Thursday, October 15, 2009

More Glove Love: Convertible Mittens

With the arrival of colder temperatures, my crochet cycling gloves were no longer cutting it. The Co-Habitant came to the rescue with a welcome gift: convertible mittens in a luxuriously soft wool. I love these things!

The convertible mittens are basically fingerless gloves, with extra "mitten flaps" above the knuckles. The flaps can be unbuttoned and folded over the fingers to create mittens. The thumb is full-fingered. The Co-Habitant bought these at the Banana Republic outlet store. They were available in this heathery beige colour, and also in black. Apparently many mainstream apparel manufacturers now sell versions of these.

Aside from being clever and cute, these convertible mittens have several features that make them particularly suitable for cycling. Having the tips of the fingers exposed allows for optimal shifting, braking, and other machinations (such as camera clicks) that do not work so well when the finger tips are covered. The mitten mode makes them versatile as on/off the bike gloves. The 100% wool is great for warmth and moisture-wicking, and is not slippery on the handlebar grips.

An additional benefit, is that these gloves are extra long, which is excellent for protecting cyclists' wrists when they get exposed to the cold air due to the stretching of the arms to reach the handlebars. All those jackets, coats and sweaters with sleeves not long enough for cycling can be supplemented with long gloves like these.

Convertible mittens in action. For those of you who knit, this might make a fun and worthwhile project (see instructions in pdf). Just make sure to use a soft 100% wool yarn (or wool and silk blend) and not an acrylic blend, and to make them extra long.

16 comments:

  1. Ice fisherman and other Minnesota outdoorsy folks have been using variations on these for at least 60 years that I'm aware of. Some have rubber nubby griper palms which are nice. We in the far North have a love affair with wool, but in my opinion polypropylene(sorry)is better for wet, frigid conditions.

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  2. Those look super soft and warm, plus they match your classic style very well. You and all of your bikes seem made for fall cycling :)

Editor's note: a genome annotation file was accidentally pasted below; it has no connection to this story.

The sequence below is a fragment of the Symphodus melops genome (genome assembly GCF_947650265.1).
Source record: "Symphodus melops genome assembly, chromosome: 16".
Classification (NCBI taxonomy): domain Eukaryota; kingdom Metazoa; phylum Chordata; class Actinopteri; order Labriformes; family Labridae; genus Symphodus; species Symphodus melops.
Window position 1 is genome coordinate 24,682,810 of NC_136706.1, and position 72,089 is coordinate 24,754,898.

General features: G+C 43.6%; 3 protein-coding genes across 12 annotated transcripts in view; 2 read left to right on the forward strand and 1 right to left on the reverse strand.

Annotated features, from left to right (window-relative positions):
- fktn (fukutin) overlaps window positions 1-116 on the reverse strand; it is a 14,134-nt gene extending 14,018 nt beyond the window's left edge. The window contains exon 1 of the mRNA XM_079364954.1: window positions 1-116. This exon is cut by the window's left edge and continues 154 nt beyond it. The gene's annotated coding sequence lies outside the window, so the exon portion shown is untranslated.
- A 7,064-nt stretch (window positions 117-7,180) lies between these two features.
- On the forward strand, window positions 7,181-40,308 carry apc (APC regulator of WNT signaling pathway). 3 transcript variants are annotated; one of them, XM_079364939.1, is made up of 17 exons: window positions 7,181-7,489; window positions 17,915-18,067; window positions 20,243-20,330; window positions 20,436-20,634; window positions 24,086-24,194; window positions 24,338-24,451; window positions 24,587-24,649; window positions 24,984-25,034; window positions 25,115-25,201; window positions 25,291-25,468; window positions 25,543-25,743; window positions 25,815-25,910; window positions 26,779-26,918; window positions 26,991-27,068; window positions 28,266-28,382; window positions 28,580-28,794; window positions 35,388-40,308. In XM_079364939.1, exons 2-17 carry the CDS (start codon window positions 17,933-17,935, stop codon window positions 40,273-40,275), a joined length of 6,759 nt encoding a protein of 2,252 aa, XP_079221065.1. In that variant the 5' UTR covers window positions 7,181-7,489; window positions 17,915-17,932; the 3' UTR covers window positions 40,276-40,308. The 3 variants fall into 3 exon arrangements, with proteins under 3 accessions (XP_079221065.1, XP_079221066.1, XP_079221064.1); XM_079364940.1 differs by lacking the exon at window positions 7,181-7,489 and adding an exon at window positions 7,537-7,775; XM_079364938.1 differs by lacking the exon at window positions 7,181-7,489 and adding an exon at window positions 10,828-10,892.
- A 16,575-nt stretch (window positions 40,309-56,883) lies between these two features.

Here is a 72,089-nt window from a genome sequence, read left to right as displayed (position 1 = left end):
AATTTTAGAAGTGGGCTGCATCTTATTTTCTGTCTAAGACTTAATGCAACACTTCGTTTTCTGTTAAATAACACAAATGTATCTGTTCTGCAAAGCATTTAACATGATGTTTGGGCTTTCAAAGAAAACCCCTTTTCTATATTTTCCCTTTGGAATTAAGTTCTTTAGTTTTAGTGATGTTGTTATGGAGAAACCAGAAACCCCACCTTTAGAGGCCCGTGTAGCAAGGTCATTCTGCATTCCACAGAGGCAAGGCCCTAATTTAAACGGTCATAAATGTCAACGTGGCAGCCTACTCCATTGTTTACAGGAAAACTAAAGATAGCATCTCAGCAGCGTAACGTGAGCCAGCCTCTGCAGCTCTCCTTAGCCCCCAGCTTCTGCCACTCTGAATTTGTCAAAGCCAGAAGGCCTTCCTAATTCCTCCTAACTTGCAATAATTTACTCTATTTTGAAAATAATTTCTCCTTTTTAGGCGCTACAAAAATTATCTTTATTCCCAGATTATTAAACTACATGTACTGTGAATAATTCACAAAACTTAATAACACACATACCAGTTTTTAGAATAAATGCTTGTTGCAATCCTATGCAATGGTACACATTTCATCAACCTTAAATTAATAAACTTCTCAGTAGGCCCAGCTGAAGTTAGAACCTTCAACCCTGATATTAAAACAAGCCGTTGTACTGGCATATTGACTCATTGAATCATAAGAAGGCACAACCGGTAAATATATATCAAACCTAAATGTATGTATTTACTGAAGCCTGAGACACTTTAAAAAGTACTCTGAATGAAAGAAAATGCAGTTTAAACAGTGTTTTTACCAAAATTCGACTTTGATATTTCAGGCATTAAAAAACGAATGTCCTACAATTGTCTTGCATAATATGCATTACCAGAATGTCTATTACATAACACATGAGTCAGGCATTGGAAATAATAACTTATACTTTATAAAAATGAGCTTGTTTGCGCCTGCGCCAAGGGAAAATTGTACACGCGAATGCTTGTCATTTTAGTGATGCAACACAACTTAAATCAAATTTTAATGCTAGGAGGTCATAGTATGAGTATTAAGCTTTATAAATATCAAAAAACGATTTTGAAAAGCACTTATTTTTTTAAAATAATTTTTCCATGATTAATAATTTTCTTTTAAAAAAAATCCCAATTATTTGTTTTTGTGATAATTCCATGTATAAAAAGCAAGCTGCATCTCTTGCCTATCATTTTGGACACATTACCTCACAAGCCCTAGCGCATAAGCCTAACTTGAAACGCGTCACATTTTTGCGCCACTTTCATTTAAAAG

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  3. Gunnar - Yup, lots of fishermen, lumber workers and other workmen in Northern NH and Maine wear them as well. But I have never seen dainty female versions before!

    Thanks Dottie : )

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  4. Well, I might finally have to break down and get some circular needles.

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  5. These are great patterns for fingerless gloves and some flip top mittens.

    http://purlbee.squarespace.com/fingerless-glove-variations/

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  6. Those should do the trick. So stylish and cozy.
    Thanks to Anon for the link for fingerless gloves too.

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  7. slick! I still haven't bought this years gloves. I use these thin black liner gloves most the time. When it gets colder I slide my heavier gloves over them, or bike gloves if I just want to protect my knuckles. But by the end of the winter, I have always worn holes in the index fingers of the liner gloves. This morning was a little cold on my fingers, with a light rain. Better get shopping.

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  8. I wear a very similar pair of mittens! The long "sleeve" is indeed a bonus. I usually layer up with a very thin pair of smartwool glove liners. That way I can shuck the thicker mittens altogether if my hands get to warm.

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  9. "Having the tips of the fingers exposed allows for optimal shifting, braking, and other machinations (such as camera clicks) that do not work so well when the finger tips are covered."

    Um, like expressing one's opinion in traffic? (Not that a classy lady such as yourself would know anything about that!)

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  10. what's wrong with a classy lady showing the peace sign?..

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  11. Got one of these pairs for my sister once, but never one for myself. Just love them anyhow :).

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  12. How cold have you tested them down to so far? They look very well suited to North Texas. 30F would cover all but a handful of mornings.

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  13. Steve - Not very cold; I'd say the coldest it has been so far is in the low 40s. They feel like they'll be good at 30F though, at least for me.

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  14. I love these. Looks like it's time to shop. I've worn through my soft cashmere-y pair and my fingerless camping gloves are too cold for frosty mornings. Thanks for sharing a great glove idea/ source!

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  15. I think I need to find me some:)

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  16. I rock some ugly polyprop gloves. One day I'll be classic but not this decade

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